HONG KONG: Equities bounced back Friday from the previous day’s rout with investors taking their lead from a rally on Wall Street after Washington decided against imposing the stiffest sanctions on Russia over its invasion of Ukraine.
Russian President Vladimir Putin’s decision to send troops into Ukraine sent shockwaves through Asian and European markets and sent oil past $100 for the first time since 2014 as traders contemplated a major conflict in Eastern Europe.
Speculation had been growing for weeks about an incursion, which has stoked fears about supplies of key commodities including wheat, metals and crude.
Investors have also been fretting over the impact of any sanctions Western leaders would impose on Moscow.
Despite a chorus of outrage at Putin’s move, the punishments have so far been seen as well short of the most stringent.
While the latest measures from Washington target Russia’s two largest banks and see controls on high-tech items aimed at crippling its defence and aerospace sectors, US President Joe Biden has not cut off oil exports.
The news provided a big boost to Wall Street, where all three main indexes surged from deep in the red to end Thursday on a positive note, while crude eased back below $100.
The Nasdaq was the standout performer, ending more than three percent higher as commentators said the crisis could keep the Federal Reserve from embarking on an aggressive series of interest rate hikes to tame inflation.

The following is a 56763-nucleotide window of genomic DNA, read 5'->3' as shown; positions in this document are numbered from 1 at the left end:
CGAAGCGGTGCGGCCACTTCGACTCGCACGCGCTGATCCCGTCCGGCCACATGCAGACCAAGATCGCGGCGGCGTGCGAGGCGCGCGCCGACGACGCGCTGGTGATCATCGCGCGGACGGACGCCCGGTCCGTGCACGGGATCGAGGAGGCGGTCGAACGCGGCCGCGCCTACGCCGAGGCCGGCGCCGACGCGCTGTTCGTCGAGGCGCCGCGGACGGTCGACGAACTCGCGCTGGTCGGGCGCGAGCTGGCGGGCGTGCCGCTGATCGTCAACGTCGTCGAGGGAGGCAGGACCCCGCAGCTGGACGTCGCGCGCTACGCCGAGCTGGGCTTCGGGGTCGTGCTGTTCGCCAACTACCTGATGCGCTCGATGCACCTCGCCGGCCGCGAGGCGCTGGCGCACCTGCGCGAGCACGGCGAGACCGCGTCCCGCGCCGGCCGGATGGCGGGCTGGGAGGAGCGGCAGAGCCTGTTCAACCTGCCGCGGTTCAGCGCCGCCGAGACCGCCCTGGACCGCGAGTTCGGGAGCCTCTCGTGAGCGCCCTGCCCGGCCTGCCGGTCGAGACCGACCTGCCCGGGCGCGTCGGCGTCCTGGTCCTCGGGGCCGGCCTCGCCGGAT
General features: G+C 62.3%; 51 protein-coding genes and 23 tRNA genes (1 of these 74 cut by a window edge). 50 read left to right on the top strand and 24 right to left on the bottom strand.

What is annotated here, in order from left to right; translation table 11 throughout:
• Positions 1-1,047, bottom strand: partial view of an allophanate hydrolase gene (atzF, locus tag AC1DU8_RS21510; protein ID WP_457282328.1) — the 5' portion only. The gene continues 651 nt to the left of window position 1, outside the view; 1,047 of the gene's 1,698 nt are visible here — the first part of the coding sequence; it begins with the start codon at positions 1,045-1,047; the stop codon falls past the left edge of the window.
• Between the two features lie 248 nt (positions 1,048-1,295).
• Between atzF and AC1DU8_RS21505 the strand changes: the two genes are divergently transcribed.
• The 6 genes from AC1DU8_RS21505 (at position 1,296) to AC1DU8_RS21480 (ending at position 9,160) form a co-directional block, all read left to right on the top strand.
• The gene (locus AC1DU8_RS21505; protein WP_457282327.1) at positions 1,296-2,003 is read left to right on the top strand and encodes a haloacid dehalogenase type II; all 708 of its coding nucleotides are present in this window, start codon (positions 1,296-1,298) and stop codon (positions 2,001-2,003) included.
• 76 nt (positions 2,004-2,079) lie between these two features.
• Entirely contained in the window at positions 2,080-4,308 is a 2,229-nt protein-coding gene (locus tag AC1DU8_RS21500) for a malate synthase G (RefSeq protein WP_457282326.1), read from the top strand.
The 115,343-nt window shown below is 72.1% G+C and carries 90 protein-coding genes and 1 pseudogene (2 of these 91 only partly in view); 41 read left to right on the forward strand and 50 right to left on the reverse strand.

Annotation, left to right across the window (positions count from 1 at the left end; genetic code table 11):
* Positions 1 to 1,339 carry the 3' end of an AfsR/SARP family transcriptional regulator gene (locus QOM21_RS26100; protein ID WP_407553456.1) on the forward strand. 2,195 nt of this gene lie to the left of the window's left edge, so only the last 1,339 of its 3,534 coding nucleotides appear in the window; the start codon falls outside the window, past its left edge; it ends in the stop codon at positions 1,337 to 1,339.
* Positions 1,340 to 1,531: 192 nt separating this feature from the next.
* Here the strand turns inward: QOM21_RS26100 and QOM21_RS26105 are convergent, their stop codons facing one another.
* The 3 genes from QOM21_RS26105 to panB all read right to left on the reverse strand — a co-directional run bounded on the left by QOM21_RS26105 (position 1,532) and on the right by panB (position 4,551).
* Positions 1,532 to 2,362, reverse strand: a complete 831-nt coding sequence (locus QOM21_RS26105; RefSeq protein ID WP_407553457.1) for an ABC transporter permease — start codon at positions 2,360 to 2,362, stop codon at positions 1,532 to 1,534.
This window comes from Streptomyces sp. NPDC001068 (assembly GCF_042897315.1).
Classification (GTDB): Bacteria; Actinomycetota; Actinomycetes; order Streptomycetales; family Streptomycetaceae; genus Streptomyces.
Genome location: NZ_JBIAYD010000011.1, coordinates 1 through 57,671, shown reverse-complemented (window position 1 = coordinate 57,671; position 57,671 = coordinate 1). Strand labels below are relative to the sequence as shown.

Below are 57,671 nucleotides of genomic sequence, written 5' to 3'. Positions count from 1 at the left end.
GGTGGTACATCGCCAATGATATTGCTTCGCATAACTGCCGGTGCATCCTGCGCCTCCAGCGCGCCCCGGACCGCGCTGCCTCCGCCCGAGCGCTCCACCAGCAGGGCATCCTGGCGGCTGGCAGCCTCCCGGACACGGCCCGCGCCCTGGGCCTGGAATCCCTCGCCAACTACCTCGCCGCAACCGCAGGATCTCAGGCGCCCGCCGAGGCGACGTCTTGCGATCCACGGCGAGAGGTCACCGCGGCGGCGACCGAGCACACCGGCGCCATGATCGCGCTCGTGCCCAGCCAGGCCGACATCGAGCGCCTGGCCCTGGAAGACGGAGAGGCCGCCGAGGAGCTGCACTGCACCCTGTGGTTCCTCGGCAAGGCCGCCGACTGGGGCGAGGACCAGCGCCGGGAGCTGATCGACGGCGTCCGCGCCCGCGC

Tech firms are more susceptible to higher borrowing costs and have been hammered in recent months on bets for tighter monetary policy.
“Stocks don’t always move in the way we expect them to,” Callie Cox, at trading platform eToro, said on Bloomberg’s “QuickTake Stock” broadcast.
“We’re sitting here processing these headlines and trying to understand what they mean for the global economy, but first and foremost, fear is a contrarian indicator.
“While we’re all rightfully fearful right now, some investors may be seeing this as a time to jump back in.”
The gains in New York filtered through to Asia, where Tokyo climbed two percent and Mumbai 2.7 percent, while Seoul, Jakarta, Bangkok and Wellington added more than one percent.
There were also gains in Shanghai, Sydney, Singapore and Taipei, though Hong Kong struggled and suffered fresh selling.
Traders are keeping a close eye on developments in Ukraine as Russian troops close in on Kyiv.
Oil rose again with Brent back above $100 a barrel as traders remained sensitive to headlines and analysts warned the conflict could keep prices elevated for months.
Wheat, a major export from the region, was at its highest level since 2008 as analysts warned exports will likely dry up for the time being.
The caution came despite signs of progress on Iran nuclear talks that could see it begin exporting crude globally again, ramping up supplies at a time when demand is soaring as the world reopens.
While there is talk that the Ukraine crisis could lead the Fed to rethink its plans for tightening monetary policy, there were warnings bank boss Jerome Powell was not likely to be swayed by equity market losses.
“If investors are bidding up the Nasdaq 100 because they think Putin brought back the Powell Put, they may be sadly disappointed,” Max Gokhman of AlphaTrAI said, referring to the idea the Fed would step in to support stocks from suffering hefty losses.
“The Fed isn’t going to stop tightening when the US labour market remains tight and growth is above-trend.”
Meanwhile, Federal Reserve Governor Christopher Waller said Thursday the US economy was healthy enough to withstand a rise in rates to one percent by summer with a 50 basis point move next month — double the usual amount in a single hike.
However, he admitted that the Ukraine crisis could force officials to rethink their plans.